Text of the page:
According to the S&P/Case-Shiller Index, a leading measure of U.S. home prices, average prices rose 11.6 percent and 12.1 percent for the 10- and 20-City Composite indices for the 12 months ending in April 2013. Atlanta, Dallas, Detroit and Minneapolis posted their largest annual gains since the inception of these indices. Atlanta, Las Vegas, Phoenix and San Francisco generated year-over-year gains exceeding 20 percent.

In Maryland, median sales prices are up 5.9 percent over the past year (June 2012 versus June 2013) and average sales prices are up 4.3 percent. Unit sales are up 13.1 percent.

Looking Ahead

It is quite possible of course that the recent rise in mortgage rates will slow progress in the housing market going forward. Already, there has been major impact in the market for mortgage refinancing, with refinancing demand recently slipping to a 2-year low.

To date, loan applications for home purchases have not been as significantly impacted. With mortgage rates having risen, some prospective purchasers have undoubtedly reconsidered their selection of mortgage product, with more opting for adjustable rate mortgages than would have had rates remained unchanged. That flexibility allows would-be buyers to continue to benefit from ultra-low rates even in a rising rate environment. Moreover, the latest data continue to indicate rising home prices, which means that the motivation to purchase and enjoy future appreciation still remains.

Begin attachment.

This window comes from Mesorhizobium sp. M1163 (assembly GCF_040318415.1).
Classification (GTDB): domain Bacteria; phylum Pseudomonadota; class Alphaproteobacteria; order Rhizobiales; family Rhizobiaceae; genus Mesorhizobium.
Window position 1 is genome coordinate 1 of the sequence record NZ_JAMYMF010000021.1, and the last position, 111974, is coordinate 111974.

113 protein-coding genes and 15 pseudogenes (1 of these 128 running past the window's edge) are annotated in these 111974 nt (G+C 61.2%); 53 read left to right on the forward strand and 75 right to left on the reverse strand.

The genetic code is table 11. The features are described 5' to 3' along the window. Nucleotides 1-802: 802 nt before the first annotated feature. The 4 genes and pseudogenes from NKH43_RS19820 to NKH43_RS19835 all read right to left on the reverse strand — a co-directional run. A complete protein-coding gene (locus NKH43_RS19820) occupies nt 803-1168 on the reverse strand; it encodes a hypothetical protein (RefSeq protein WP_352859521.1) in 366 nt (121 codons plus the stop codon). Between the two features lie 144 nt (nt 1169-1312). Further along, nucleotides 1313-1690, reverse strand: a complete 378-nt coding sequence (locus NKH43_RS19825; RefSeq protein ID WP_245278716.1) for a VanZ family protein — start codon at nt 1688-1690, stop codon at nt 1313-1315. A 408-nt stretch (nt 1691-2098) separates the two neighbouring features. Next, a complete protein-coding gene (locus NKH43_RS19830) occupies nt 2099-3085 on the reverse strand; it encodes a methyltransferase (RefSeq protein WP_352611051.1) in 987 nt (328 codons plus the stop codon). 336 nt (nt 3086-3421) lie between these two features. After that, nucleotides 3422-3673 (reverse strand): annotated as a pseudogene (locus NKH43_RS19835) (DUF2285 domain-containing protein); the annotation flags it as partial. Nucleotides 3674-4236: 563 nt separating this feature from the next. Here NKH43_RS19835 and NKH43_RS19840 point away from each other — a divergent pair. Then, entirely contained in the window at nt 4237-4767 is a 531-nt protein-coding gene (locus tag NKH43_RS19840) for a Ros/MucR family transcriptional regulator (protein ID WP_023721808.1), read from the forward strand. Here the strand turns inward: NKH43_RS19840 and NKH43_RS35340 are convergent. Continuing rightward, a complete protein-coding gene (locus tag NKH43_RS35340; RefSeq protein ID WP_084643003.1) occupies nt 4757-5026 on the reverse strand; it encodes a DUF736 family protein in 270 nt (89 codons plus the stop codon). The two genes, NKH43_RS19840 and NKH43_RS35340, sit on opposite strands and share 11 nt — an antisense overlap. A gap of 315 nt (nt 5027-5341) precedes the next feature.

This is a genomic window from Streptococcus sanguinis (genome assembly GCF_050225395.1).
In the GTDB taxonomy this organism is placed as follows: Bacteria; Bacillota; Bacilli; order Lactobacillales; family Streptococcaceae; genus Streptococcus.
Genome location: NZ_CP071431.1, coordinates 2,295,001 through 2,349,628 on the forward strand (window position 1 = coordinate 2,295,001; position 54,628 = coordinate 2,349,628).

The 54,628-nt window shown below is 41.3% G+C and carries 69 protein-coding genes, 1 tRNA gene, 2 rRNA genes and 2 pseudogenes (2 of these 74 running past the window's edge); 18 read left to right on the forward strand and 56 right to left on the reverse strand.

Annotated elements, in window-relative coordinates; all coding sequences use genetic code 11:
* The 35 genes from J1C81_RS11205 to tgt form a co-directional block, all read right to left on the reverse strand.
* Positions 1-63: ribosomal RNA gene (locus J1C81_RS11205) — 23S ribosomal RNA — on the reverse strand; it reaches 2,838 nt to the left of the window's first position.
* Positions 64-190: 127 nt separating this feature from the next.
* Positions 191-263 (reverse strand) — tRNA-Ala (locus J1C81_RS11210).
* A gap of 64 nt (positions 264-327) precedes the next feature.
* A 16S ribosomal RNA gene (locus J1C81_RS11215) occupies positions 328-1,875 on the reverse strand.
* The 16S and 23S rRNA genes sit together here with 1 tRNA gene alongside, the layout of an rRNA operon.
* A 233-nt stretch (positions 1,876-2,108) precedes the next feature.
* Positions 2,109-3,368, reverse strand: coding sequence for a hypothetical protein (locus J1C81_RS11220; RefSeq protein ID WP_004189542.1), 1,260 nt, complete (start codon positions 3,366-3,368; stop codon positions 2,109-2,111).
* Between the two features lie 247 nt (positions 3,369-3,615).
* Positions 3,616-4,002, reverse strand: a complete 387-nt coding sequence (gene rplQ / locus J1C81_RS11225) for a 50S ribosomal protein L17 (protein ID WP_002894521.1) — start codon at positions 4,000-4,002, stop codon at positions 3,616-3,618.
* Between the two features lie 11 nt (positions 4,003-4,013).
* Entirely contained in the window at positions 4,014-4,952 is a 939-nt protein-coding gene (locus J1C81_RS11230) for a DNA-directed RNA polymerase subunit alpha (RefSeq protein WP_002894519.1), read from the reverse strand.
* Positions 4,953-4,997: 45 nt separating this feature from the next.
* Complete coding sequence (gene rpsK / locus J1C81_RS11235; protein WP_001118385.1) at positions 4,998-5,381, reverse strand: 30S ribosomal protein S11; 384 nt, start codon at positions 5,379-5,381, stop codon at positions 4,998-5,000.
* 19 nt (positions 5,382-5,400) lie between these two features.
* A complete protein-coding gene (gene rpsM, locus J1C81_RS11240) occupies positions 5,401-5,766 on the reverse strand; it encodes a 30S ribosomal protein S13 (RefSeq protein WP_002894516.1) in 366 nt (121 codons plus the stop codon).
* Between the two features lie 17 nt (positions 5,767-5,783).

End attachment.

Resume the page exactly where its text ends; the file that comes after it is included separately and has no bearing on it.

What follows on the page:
Anirban Basu, Economist, Sage Policy Group, Inc. & First Mariner Bank Board Member

Anirban Basu is Chairman & CEO of Sage Policy Group, Inc., an economic and policy consulting firm in Baltimore, Maryland. Basu is one of the Mid-Atlantic region's most recognizable economists, in part because of his consulting work on behalf of numerous clients, including prominent developers, bankers, brokerage houses, energy suppliers and law firms. On behalf of government agencies and non-profit organizations, Basu has written several high-profile economic development strategies, including co-authoring Baltimore City's economic growth strategy. His opinions do not necessarily reflect the opinions and beliefs of 1st Mariner Bank.

Summer Food Savings: Buy Local

by Renee' Anderson 12. August 2013

Fresh Local Produce